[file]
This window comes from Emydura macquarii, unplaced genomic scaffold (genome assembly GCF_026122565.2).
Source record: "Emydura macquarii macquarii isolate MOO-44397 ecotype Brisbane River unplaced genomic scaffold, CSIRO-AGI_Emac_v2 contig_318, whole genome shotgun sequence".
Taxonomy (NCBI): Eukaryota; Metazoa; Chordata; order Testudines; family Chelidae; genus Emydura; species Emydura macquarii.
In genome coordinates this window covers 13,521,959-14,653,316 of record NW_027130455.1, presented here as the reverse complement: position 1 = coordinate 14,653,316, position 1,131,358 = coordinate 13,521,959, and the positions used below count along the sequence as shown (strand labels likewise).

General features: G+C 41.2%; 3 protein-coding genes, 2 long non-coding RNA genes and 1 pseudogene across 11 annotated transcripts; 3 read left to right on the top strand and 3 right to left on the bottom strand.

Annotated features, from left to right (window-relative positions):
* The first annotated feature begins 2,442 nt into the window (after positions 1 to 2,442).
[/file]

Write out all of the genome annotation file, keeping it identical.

This window comes from Emydura macquarii, unplaced genomic scaffold (genome assembly GCF_026122565.2).
Source record: "Emydura macquarii macquarii isolate MOO-44397 ecotype Brisbane River unplaced genomic scaffold, CSIRO-AGI_Emac_v2 contig_318, whole genome shotgun sequence".
Taxonomy (NCBI): Eukaryota; Metazoa; Chordata; order Testudines; family Chelidae; genus Emydura; species Emydura macquarii.
In genome coordinates this window covers 13,521,959-14,653,316 of record NW_027130455.1, presented here as the reverse complement: position 1 = coordinate 14,653,316, position 1,131,358 = coordinate 13,521,959, and the positions used below count along the sequence as shown (strand labels likewise).

General features: G+C 41.2%; 3 protein-coding genes, 2 long non-coding RNA genes and 1 pseudogene across 11 annotated transcripts; 3 read left to right on the top strand and 3 right to left on the bottom strand.

Annotated features, from left to right (window-relative positions):
* The first annotated feature begins 2,442 nt into the window (after positions 1 to 2,442).